Pregnancy and childbirth are the most common causes of injury to the pelvic floor muscles. Since controlling urine flow is one of the things the pelvic floor muscles muscles do, it's very common for newer and experienced moms to experience urine loss ("peeing my pants") post-partum.
But just because urine loss is common after pregnancy and childbirth doesn't mean it's normal! Urine loss doesn't have to be your new reality, post-partum - it can be treated with pelvic health physiotherapy.
So what does a pelvic health physiotherapist do to treat urine loss? The muscles, ligaments, and nerves of the pelvic floor can recover from injury, just like in other parts of the body. A pelvic health physiotherapist can perform an assessment to determine the cause of your urine loss. This involves:
- Asking you questions to better understand your pregnancy, your medical history, your urine loss symptoms, how your symptoms are affecting your life, and your goals for physiotherapy.
- Answering your questions about your condition and explaining the risks and benefits of proceeding with physiotherapy.
- Doing a physical examination, which usually involves assessing the strength and control of your pelvic floor muscles, and your core. This may include an internal assessment, which is a vaginal or rectal exam.
Based on the results of the assessment, your physiotherapist will develop a treatment plan with you.
What will a treatment plan include? Everyone is different, which is why your plan will be customized to you. But here are some examples:
- If your muscles that control urination seem to be weak, your treatment plan will likely include muscle strengthening exercises.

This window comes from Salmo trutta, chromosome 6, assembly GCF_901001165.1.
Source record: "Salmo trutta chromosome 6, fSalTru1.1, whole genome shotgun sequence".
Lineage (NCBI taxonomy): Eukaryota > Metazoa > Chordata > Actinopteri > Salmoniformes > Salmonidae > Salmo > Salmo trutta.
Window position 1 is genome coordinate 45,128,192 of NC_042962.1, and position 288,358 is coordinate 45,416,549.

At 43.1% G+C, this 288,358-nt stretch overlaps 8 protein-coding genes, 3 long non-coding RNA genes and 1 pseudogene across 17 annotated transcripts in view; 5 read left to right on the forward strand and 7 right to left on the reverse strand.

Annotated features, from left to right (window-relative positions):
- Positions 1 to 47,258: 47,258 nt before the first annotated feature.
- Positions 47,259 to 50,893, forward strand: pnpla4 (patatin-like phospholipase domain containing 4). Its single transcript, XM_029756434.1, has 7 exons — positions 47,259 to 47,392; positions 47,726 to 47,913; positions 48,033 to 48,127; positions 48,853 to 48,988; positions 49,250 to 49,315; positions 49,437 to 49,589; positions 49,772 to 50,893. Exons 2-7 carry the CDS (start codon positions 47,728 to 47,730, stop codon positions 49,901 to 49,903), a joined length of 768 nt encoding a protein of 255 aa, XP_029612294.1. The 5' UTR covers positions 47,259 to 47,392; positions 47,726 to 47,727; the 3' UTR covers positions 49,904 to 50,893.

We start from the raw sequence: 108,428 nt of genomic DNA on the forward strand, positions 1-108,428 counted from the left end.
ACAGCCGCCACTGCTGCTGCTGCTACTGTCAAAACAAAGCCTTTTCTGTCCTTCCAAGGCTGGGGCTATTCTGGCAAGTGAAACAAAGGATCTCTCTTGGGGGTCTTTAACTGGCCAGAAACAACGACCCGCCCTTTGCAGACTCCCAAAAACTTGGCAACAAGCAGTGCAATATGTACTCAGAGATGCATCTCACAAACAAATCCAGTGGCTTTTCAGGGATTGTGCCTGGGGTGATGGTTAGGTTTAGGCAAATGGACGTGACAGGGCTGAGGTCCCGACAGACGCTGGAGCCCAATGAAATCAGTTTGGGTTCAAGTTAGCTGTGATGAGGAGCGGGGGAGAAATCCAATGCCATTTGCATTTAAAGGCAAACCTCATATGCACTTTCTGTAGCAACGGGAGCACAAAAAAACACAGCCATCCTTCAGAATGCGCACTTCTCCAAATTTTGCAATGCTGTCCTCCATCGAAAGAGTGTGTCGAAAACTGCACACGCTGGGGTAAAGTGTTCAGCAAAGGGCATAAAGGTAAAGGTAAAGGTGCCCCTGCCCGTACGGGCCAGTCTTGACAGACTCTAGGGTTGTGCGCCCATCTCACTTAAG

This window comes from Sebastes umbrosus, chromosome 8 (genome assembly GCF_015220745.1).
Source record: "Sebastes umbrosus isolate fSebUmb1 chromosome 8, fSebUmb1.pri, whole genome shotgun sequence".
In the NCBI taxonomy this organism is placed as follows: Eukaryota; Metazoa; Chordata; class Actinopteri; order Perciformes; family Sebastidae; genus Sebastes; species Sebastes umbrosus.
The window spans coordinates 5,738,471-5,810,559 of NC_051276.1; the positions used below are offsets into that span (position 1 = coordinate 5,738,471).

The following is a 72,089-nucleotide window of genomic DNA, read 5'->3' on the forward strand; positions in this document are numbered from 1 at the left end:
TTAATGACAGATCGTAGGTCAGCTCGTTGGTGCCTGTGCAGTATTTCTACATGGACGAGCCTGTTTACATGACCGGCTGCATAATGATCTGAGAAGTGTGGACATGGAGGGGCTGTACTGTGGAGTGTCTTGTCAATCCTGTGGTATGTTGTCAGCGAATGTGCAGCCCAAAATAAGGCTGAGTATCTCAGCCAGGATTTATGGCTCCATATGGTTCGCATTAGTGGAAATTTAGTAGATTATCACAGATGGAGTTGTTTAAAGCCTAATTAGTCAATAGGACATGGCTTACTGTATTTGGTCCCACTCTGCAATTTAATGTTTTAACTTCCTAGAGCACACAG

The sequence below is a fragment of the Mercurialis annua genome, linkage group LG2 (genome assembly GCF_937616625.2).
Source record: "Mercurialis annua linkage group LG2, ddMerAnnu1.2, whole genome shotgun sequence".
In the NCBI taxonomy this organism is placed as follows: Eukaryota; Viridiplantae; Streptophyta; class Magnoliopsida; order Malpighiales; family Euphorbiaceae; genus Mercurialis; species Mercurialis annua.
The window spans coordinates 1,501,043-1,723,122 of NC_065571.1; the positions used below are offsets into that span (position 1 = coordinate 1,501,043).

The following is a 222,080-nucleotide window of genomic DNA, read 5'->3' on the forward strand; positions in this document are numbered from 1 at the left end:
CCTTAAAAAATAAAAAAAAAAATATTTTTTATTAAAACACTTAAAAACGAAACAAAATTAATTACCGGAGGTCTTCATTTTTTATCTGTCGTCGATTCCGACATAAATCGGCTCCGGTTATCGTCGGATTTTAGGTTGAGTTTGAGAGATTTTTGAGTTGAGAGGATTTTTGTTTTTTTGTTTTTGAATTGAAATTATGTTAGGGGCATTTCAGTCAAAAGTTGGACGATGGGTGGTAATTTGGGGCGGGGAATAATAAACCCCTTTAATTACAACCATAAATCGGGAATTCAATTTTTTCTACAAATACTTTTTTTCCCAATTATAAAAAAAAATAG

- If your muscles are strong but you have a hard time controlling them, your plan will likely include muscle control exercises.
- If your pelvic floor muscles are tight, your plan may include muscle relaxation techniques.
- If you want more information about what has happened to your body post-partum, your physiotherapist can provide the explanations and education you need.
It's common for patients post-partum to have other physical symptoms as well. For example, shoulder pain from holding their new baby, or other pelvic floor conditions such as pelvic organ prolapse or pain during intercourse (dyspareunia). Our pelvic health physiotherapist is skilled at integrating your pelvic health treatment with your overall health and well-being.
Want to learn more? Read these frequently asked questions about pelvic health physiotherapy, or check out our pelvic health guide. (This is a general guide about all the conditions and clients pelvic health physiotherapy can treat – including incontinence unrelated to pregnancy or birth, pelvic pain, all genders and seniors)